R. I. P Carlos!

Mexican novelist, Carlos Fuentes, died yesterday. He was 83. It’s sad when you hear about a novelist for the first time on the occasion of their death. I took a quick survey of his novels, and I’m adding his novel, Diana, The Goddess Who Hunts Aloneto a summer reading list that I’ve kicked off with the mind-twisting journal of Allen Ginsberg, Journals: Early Fifties, Early Sixties. I’m settling on Diana partly because of all the controversy it’s attracted over the years. The novel is a story about the affair Fuentes claimed to have had with American actress Jean Seberg. Since the novel came out in 1994, people have claimed that he exaggerated things. NY Daily Times sums it up nicely in a quote by NY Times‘ Paul Theroux:

It is as though with ‘Diana’ Mr. Fuentes is trying to make himself a footnote to history, since, in the thundering herd of Seberg’s lovers, he was lost in the shuffle. Read More…

Fuentes is not the only one that’s been accused of wanting to make himself a footnote to history, in a fictionalized memoir. Wole Soyinka received similar criticism after he published You Must Set Forth at Dawn and portrayed himself as some kind of super hero of world affairs. Either way, I think novelists, because they produce cultural objects, are always already darlings of history.

R.I.P Carlos!

Obituaries

L A Times Obituary

New York Times

UK Guardian

Tags: , , ,

I'm finishing up a phd at Duke University where I study African novels, which I believe are some of the loveliest things ever written. Brittle Paper is the virtual space/station where I play and experiment with ideas on how to reinvent African fiction and literary culture.

No comments yet.

Leave a Reply

I hold a doctorate in English from Duke University and recently joined the Marquette University English faculty as an Assistant Professor. I love teaching African fiction and contemporary British novels. Brittle Paper is the virtual space/station where I play and experiment with ideas on how to reinvent African fiction and literary culture.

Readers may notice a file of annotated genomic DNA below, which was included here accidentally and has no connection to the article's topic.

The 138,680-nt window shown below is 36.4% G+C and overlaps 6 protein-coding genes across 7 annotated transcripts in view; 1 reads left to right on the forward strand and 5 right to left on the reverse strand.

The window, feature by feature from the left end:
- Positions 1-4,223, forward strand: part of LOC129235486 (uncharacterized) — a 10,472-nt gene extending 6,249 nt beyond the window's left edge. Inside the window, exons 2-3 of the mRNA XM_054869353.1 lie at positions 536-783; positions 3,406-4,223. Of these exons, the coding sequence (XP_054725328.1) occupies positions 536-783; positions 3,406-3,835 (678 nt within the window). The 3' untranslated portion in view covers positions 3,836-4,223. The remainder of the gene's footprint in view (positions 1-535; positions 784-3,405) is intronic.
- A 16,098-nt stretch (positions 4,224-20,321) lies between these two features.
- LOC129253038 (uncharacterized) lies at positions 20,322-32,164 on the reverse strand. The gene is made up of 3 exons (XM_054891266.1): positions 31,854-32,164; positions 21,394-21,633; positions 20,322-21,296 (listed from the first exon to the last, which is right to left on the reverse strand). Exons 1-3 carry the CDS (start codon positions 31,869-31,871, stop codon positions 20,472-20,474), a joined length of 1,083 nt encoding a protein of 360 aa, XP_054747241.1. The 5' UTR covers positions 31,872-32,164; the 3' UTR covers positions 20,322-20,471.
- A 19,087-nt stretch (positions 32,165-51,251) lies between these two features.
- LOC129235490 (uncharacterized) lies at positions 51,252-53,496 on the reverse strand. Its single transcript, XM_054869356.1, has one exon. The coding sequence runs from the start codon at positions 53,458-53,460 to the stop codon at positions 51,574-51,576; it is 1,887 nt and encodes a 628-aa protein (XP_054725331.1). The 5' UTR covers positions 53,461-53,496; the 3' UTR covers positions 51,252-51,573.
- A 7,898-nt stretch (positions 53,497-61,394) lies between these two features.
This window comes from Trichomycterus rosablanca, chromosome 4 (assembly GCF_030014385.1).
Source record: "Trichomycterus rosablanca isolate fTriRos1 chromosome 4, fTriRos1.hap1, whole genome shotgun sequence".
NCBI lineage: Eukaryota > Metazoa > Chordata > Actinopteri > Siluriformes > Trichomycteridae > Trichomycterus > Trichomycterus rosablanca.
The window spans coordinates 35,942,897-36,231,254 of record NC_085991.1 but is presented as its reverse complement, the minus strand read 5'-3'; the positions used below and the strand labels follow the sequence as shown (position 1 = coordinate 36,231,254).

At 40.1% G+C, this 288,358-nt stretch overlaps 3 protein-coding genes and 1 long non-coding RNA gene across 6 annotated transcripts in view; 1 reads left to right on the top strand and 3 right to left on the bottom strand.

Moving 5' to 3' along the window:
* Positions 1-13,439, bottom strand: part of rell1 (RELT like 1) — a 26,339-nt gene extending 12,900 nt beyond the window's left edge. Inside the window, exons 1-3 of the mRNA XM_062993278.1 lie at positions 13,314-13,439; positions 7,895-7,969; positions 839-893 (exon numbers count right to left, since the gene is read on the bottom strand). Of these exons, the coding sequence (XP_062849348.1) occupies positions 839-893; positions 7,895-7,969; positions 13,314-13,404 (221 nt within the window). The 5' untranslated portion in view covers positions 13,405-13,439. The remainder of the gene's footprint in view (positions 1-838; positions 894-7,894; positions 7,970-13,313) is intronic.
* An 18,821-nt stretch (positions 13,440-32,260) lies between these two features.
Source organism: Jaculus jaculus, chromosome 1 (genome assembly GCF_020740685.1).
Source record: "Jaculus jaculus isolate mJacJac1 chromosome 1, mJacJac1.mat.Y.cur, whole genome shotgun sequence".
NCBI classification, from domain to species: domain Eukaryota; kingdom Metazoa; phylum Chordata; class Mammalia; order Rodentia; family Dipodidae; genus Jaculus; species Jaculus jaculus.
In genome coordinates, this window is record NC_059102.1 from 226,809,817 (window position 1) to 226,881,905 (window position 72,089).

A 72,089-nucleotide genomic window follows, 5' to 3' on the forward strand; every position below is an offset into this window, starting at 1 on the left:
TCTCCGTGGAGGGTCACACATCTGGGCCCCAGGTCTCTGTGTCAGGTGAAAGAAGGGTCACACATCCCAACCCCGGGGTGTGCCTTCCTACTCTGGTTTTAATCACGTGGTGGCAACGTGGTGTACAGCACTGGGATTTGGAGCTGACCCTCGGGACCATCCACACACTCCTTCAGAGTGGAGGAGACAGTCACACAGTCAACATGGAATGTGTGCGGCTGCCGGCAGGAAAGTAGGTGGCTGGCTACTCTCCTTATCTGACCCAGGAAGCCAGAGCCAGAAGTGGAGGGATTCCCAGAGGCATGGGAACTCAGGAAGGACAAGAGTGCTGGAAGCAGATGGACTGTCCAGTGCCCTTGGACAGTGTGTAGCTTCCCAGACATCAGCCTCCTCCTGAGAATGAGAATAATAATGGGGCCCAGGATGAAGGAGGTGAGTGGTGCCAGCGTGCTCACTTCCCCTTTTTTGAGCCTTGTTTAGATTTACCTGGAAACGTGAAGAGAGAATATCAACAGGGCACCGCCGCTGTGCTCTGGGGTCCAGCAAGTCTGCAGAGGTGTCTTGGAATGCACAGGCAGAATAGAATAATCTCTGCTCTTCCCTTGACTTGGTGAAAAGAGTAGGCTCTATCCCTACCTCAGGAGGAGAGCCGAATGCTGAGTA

Subscribe to Blog via Email

Enter your email address to subscribe to this blog and receive notifications of new posts by email.

Archives

Lidudumalingani: “I cannot help but feel his body against mine, light and fragile”

1473917_800x450-e1472061931760

In the past few days, this image of a boy covered in dust and blood has been making its rounds […]

Things Fall Apart should be buried and never made to resurrect

Untitled design (42)

Onyeka Nwelue is the king of African literary controversy. In the age of political correctness, Nwelue dishes out a steady stream […]

Liquid Blue | by Keith Mundangepfupfu | African Poetry

CarpeDiem. (7)

Here, Us dancing Queening like Beyoncé Blaming it all on the Vodka and the MaryJane Dreading the hangover tomorrow Enjoying […]

The Spirit and The Chi | by T.J. Benson | An African Story

The Spirit and The Chi (1)

The Chi of a young woman and the spirit of her late grandmother argued over who should take care of […]

The Long-awaited One | by Priscilla Adipa | An African Story

CarpeDiem. (5)

I lost my arm in a zoo. That’s what she tells them when they stare with bewildered eyes, and turn […]

Review | Imbolo Mbue’s Behold the Dreamers Reinvents the Classic Immigrant Story

Behold the Dreamers is beautifully Achebean.

Imbolo Mbue opens Behold the Dreamers with a quote from Deuteronomy in which Moses speaks of a future arrival in […]